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When Lalo first appears since the series premiere in the fifth episode, “Black and Blue”, he is in a bar in Germany, dressed in the costume of a handsome American who is making his way in the company of a woman named Margarethe. Lalo is sweet and kind, and she considers it a coincidence that he is from the same town where her husband died.
But chance does not exist in Lalo’s world – she knows that her husband, Werner Ziegler, was secretly hired by Gus, but never had proof of the reason or why.
This Lalo is charming, empathetic and a bit melancholic. He earns her trust with his wit and intellect and makes us hold our breath in awe when it seems like she might invite him over to her house for a nightcap, or something more.
Because we know he’s capable of one more bloody sight. We have seen the evidence. That’s why he pisses us off more when he breaks into her house the next day while she’s at work and almost gets caught there when she retreats. It’s a relief that he doesn’t ruin the fantasy he created the night before, choosing to climb out a window instead of waiting to kill her, as he easily could have done.
The tension between Lalo and Gus has always been about competing intellects.
Lalo is more than a survivor, you see. He is also a butcher. In Margarethe’s house, he finds a way to find the men who worked with Werner on Gus’ mysterious construction. In the sixth episode, “Axe and Grind”, he finds one named Casper (Stefan Kapičić), one of Werner’s former employees, calmly walking on his property with the same friendly smile before chasing him through the woods.
“Axe and Grind” is the first episode directed by Esposito, giving the man who plays Gus Fring a chance to contribute to the legacy of his character’s nemesis. It adds an extra measure of precision to what we see, especially at the point where it looks like Lalo might meet his end by means of an axe.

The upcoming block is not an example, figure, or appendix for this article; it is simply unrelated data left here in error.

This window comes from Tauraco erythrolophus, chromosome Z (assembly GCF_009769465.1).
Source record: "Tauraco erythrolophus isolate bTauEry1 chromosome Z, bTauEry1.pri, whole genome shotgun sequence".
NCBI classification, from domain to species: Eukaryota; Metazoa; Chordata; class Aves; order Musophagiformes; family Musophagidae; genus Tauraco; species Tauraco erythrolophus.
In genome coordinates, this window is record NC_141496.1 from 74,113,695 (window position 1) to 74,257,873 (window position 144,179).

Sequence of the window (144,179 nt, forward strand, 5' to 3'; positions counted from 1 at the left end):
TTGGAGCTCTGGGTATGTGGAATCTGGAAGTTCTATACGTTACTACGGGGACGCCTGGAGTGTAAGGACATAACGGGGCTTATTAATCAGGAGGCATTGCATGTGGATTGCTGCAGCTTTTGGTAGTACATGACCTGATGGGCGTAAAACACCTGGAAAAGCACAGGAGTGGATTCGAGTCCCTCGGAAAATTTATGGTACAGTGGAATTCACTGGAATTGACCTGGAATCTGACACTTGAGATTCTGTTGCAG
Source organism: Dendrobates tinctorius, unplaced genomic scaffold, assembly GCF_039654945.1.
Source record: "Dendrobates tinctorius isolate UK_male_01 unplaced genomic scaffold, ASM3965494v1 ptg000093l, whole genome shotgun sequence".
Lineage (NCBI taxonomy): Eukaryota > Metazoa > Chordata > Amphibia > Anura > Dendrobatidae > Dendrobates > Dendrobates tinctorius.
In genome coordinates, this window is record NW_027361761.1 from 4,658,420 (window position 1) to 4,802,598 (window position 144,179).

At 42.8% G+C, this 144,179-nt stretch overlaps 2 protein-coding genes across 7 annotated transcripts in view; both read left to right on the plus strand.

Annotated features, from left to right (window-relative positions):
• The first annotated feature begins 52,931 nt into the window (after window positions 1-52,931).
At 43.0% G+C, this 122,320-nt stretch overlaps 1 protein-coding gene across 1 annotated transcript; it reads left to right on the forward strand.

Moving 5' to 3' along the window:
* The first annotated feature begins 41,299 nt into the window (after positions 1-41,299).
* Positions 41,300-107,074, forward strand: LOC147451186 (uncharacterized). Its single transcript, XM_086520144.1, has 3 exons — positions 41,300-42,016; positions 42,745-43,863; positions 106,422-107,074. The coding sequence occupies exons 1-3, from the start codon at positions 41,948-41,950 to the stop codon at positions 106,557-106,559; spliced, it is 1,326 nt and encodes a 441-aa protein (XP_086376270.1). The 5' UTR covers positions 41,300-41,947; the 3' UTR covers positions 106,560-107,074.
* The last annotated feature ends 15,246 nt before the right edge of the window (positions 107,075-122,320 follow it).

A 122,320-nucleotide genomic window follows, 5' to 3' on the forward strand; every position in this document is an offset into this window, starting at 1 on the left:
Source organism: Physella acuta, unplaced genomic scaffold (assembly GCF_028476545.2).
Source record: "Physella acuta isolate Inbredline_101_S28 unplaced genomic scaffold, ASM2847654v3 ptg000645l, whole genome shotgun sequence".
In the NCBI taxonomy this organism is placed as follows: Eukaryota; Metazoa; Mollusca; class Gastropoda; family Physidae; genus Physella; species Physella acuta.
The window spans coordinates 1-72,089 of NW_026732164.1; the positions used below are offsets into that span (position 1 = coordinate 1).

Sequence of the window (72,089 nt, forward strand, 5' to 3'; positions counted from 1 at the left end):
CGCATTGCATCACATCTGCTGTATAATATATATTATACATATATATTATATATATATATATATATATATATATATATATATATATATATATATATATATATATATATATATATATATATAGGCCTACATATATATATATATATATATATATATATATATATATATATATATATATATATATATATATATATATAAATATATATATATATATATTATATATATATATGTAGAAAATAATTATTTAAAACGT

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Casper and Lalo end up in a dimly lit shed where Lalo lets Casper think he’s got it on the ropes, hissing Margarethe’s name just to get him close enough to stab Casper and then cut off his leg – all a precursor to what’s to come. is sure to be an information-gathering torture fest. Even then, there are no cries; Lalo simply removes his belt and hands it to Casper. “Tie that up before you bleed to death,” he said. “You and I are going to have a talk.”
From the moment Lalo enters the scene, he is obsessed with defeating Gus.
The Salamancas and Gus are two sides of the cartel operation in New Mexico, the former providing the muscle and the latter facilitating the operational side of their drug dealing.
But the tension between Lalo and Gus has always been about competing intellects. Lalo always (correctly) suspected that Gus was sabotaging the Salamancas side of the operation and building something beyond the cartel’s reach; Gus suspected (correctly) that Lalo was onto him, which is why he tried to have him killed.
The failure of that mission means the threat of Lalo has haunted these final episodes, still felt but not seen, and the trip to Germany reminds us why Gus and his men, along with Kim (Rhea Seehorn) and Jimmy (Bob Odenkirk) are so nervous about his survival. His meeting with Margarethe proves that he can slip into any place and any conversation and gain people’s trust without being questioned.
“Axe and Grind,” the penultimate episode before “Better Call Saul” goes on its midseason hiatus, is notable for its glimpse into a formative episode in Kim Wexler’s life, where we learn why she is attracted to Jimmy and his squeaky ways.
This explains why she’s so willing to let go of an opportunity that would allow her to do legitimate philanthropic work in her field to help Jimmy pull off the scam he’s been running all season to take out his former boss and tormentor Howard Hamlin ( Patrick Fabien).
But Lalo’s exploits in Germany explain why Lalo is one of this universe’s most compelling characters, joining Nacho as the other “Better Call Saul” character who was mentioned but never seen in “Breaking Bad.”
For Walter White, it was a name. For us, and through Dalton, he’s the kind of demon we can’t look away from – one who wears the seductive skin of a seducer and lures us into a place of intimacy before slicing through our sense of security.
New episodes of “Better Call Saul” air at 9 p.m. Mondays on AMC.